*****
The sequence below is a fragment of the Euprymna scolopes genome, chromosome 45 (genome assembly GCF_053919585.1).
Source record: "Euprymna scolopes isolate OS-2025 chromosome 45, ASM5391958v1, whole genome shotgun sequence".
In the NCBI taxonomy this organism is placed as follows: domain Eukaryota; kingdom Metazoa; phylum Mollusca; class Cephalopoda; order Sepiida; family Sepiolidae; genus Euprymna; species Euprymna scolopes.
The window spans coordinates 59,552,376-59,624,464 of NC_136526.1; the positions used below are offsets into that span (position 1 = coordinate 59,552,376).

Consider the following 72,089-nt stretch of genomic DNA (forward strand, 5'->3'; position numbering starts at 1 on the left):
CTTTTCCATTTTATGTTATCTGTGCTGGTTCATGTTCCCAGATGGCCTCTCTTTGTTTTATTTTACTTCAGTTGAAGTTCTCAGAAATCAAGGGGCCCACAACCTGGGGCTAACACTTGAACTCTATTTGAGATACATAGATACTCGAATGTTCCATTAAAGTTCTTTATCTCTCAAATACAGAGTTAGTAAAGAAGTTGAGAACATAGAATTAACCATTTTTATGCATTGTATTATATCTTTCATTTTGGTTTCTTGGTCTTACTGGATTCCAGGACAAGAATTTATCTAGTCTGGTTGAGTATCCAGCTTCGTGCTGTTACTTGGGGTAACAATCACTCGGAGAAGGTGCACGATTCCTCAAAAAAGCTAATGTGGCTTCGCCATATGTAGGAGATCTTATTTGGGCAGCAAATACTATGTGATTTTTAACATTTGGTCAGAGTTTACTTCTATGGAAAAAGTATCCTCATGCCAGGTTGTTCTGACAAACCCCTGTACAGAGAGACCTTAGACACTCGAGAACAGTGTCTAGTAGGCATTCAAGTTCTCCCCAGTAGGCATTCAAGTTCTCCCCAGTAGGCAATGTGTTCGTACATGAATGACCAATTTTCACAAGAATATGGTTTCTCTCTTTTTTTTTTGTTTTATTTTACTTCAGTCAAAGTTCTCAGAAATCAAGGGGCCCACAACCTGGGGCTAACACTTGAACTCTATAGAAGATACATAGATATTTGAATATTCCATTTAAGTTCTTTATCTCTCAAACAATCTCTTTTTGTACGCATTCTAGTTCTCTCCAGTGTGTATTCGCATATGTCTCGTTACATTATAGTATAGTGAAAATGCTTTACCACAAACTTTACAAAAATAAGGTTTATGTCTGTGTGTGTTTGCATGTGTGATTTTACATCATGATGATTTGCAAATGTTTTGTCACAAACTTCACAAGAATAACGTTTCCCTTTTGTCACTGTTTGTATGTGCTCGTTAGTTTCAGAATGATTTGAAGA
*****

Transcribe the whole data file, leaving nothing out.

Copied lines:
The sequence below is a fragment of the Euprymna scolopes genome, chromosome 45 (genome assembly GCF_053919585.1).
Source record: "Euprymna scolopes isolate OS-2025 chromosome 45, ASM5391958v1, whole genome shotgun sequence".
In the NCBI taxonomy this organism is placed as follows: domain Eukaryota; kingdom Metazoa; phylum Mollusca; class Cephalopoda; order Sepiida; family Sepiolidae; genus Euprymna; species Euprymna scolopes.
The window spans coordinates 59,552,376-59,624,464 of NC_136526.1; the positions used below are offsets into that span (position 1 = coordinate 59,552,376).

Consider the following 72,089-nt stretch of genomic DNA (forward strand, 5'->3'; position numbering starts at 1 on the left):
CTTTTCCATTTTATGTTATCTGTGCTGGTTCATGTTCCCAGATGGCCTCTCTTTGTTTTATTTTACTTCAGTTGAAGTTCTCAGAAATCAAGGGGCCCACAACCTGGGGCTAACACTTGAACTCTATTTGAGATACATAGATACTCGAATGTTCCATTAAAGTTCTTTATCTCTCAAATACAGAGTTAGTAAAGAAGTTGAGAACATAGAATTAACCATTTTTATGCATTGTATTATATCTTTCATTTTGGTTTCTTGGTCTTACTGGATTCCAGGACAAGAATTTATCTAGTCTGGTTGAGTATCCAGCTTCGTGCTGTTACTTGGGGTAACAATCACTCGGAGAAGGTGCACGATTCCTCAAAAAAGCTAATGTGGCTTCGCCATATGTAGGAGATCTTATTTGGGCAGCAAATACTATGTGATTTTTAACATTTGGTCAGAGTTTACTTCTATGGAAAAAGTATCCTCATGCCAGGTTGTTCTGACAAACCCCTGTACAGAGAGACCTTAGACACTCGAGAACAGTGTCTAGTAGGCATTCAAGTTCTCCCCAGTAGGCATTCAAGTTCTCCCCAGTAGGCAATGTGTTCGTACATGAATGACCAATTTTCACAAGAATATGGTTTCTCTCTTTTTTTTTTGTTTTATTTTACTTCAGTCAAAGTTCTCAGAAATCAAGGGGCCCACAACCTGGGGCTAACACTTGAACTCTATAGAAGATACATAGATATTTGAATATTCCATTTAAGTTCTTTATCTCTCAAACAATCTCTTTTTGTACGCATTCTAGTTCTCTCCAGTGTGTATTCGCATATGTCTCGTTACATTATAGTATAGTGAAAATGCTTTACCACAAACTTTACAAAAATAAGGTTTATGTCTGTGTGTGTTTGCATGTGTGATTTTACATCATGATGATTTGCAAATGTTTTGTCACAAACTTCACAAGAATAACGTTTCCCTTTTGTCACTGTTTGTATGTGCTCGTTAGTTTCAGAATGATTTGAAGA